As a long-time education advocate, I have participated in many conversations on how to rethink discipline practices to make schools more engaging and supportive for students, families, and educators. But as newly released data from the Minnesota Department of Education confirms, such conversations have not been going far enough: Schools are increasingly using failed, exclusionary school discipline practices, with disparities persisting along lines of race and ability.
It is time for a new conversation — one that includes those most negatively impacted by current discipline policies and disparities, and one that results in meaningful action.
Thankfully, our state leaders have a solid starting point. Last year, in response to growing racial disparities and mounting research on the harm caused by exclusionary discipline, Minnesota policymakers decided to call stakeholders to the table to chart a path forward. They appointed a school discipline working group, which I co-chaired, that asked primarily for the input of practitioners and professional associations.
Notably absent were those most directly and disproportionately impacted by school discipline disparities: black students, Native American students, students with disabilities, and by extension, their families and communities.
Expulsions, suspensions do more harm than good
What the group agreed on is that in order to learn, students need to be in school. When we remove students from learning opportunities, often for nonviolent behavior, we are doing everyone a disservice. Suspensions, expulsions, and other removals do more harm than good for students, taxpayers, and the economy alike.
Based on this common ground, we crafted several important policy recommendations that, if adopted, could make a difference. For example, we have asked the Legislature to establish, communicate, and clarify what due process looks like for all student dismissals; to improve school discipline data collection and reporting; and to require that, if a student does not repeat the behavior for one year, their history of physical assault or violent behavior not be reported to future teachers.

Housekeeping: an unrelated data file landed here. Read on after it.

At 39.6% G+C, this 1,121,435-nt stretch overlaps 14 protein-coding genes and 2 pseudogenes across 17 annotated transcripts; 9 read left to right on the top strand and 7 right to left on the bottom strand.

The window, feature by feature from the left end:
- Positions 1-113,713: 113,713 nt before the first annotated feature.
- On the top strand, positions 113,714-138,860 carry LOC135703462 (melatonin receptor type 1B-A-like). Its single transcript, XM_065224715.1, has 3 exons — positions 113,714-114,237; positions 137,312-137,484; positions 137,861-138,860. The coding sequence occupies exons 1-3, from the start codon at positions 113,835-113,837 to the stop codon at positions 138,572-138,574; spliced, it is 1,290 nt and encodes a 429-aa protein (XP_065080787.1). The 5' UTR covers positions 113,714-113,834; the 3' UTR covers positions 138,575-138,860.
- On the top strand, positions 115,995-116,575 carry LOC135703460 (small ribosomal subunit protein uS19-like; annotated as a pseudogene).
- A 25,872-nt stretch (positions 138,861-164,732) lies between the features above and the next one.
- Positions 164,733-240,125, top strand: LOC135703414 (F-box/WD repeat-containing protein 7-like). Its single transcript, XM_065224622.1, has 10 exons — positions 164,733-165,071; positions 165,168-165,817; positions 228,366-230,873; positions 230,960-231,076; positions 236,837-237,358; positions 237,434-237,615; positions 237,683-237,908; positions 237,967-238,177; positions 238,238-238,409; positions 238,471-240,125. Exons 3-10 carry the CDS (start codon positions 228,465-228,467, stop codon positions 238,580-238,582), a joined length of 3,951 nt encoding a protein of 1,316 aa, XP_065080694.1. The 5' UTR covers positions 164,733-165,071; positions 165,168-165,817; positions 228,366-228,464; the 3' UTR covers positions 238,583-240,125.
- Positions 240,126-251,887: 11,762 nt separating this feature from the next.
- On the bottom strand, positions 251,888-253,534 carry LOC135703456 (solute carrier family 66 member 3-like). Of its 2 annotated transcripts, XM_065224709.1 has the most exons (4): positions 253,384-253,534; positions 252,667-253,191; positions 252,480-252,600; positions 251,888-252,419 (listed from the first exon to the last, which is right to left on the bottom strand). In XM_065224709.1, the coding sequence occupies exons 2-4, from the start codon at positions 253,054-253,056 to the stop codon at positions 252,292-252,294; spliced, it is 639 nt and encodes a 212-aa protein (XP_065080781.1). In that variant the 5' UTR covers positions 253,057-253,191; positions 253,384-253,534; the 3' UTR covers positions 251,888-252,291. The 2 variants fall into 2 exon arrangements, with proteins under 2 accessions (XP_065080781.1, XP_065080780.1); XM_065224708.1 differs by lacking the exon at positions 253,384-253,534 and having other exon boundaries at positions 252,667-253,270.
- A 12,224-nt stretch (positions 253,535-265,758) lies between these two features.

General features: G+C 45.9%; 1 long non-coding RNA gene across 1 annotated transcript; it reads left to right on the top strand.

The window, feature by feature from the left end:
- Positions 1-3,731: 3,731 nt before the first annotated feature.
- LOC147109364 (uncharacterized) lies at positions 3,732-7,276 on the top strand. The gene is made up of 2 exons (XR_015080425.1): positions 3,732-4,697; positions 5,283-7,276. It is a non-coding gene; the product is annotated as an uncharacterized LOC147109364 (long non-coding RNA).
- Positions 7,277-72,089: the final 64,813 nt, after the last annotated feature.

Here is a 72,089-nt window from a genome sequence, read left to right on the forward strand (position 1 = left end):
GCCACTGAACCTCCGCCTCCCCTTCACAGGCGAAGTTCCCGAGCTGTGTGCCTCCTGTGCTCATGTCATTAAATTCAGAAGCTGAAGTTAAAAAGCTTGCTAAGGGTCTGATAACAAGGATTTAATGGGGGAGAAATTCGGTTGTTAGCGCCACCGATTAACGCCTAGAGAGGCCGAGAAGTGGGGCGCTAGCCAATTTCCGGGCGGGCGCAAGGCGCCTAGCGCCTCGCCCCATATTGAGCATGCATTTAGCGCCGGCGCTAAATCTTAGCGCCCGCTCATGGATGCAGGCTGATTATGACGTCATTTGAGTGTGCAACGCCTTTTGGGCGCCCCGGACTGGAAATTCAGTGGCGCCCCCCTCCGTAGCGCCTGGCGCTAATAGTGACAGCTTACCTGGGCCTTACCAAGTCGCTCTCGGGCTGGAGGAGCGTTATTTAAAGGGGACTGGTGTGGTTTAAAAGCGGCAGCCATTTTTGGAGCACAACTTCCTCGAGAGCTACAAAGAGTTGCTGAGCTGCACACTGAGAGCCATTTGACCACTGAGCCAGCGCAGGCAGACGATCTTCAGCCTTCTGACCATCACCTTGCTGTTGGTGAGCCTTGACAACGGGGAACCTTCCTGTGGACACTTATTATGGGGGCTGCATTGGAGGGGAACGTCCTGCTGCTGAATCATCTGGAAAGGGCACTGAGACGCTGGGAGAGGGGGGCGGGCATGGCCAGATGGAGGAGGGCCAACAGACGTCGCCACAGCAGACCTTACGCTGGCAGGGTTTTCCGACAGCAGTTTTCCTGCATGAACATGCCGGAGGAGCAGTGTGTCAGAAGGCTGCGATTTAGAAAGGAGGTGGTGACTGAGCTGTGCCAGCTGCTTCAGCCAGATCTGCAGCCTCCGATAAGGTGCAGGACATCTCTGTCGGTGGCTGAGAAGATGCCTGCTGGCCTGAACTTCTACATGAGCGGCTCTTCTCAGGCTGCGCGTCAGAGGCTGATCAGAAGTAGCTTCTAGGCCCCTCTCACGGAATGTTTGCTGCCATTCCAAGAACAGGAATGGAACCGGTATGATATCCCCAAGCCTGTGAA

But as I presented these and other recommendations to the Legislature earlier this month, I couldn’t help but wonder what we had missed. Had those on the receiving end of exclusionary discipline disparities — namely, black students, Native American students, students with disabilities, and their advocates — been at the table, what else might we have recommended? What would they have fought for that we didn’t see as a priority?
Policymakers must now review our working group’s recommendations and decide which, if any, they will turn into law. They also have an opportunity, one which I sincerely hope they use, to build upon our recommendations.
Because not only did our working group exclude some key voices, but the situation for those excluded has only grown more urgent: In 2015-16, there were 51,667 incidents of suspensions, exclusions, and expulsions across Minnesota’s K-12 public schools, compared to 46,442 in 2014-15, an 11 percent increase in just one year. A whopping 37 percent of these exclusions were for “disruptive/disorderly” behavior — a shockingly vague and subjective category.
What’s more, disparities along lines of race and ability remain: In 2015-16, students with disabilities made up 14 percent of enrollment and 43 percent of disciplinary actions. For black students, the numbers were 10 percent and 41 percent, respectively. Native American students made up less than 2 percent of the state’s K-12 enrollment, and yet 7 percent of disciplinary actions.
If we’re going to change these stark numbers — which have long-term, negative impacts on our students and communities — we need our state legislators to stay committed to improving school discipline policies. We need them to see our working group’s conversations and resulting recommendations as a starting point, not a conclusion, in our shared work of ensuring that all students have what they need to be successful.
I applaud the Legislature for convening the school discipline working group, and I thank my fellow working group members for their dedication and service. Now it is time for policymakers to review and expand upon our recommendations, set the table for further conversations that prioritize those who are most directly harmed by current policies and yet too often overlooked, and take real action during the 2017 session.
Marika Pfefferkorn is the director of the Minnesota Black Male Achievement Network, co-chair of the statewide Solutions Not Suspensions coalition, and co-chair of the state’s recent legislative working group on school discipline.
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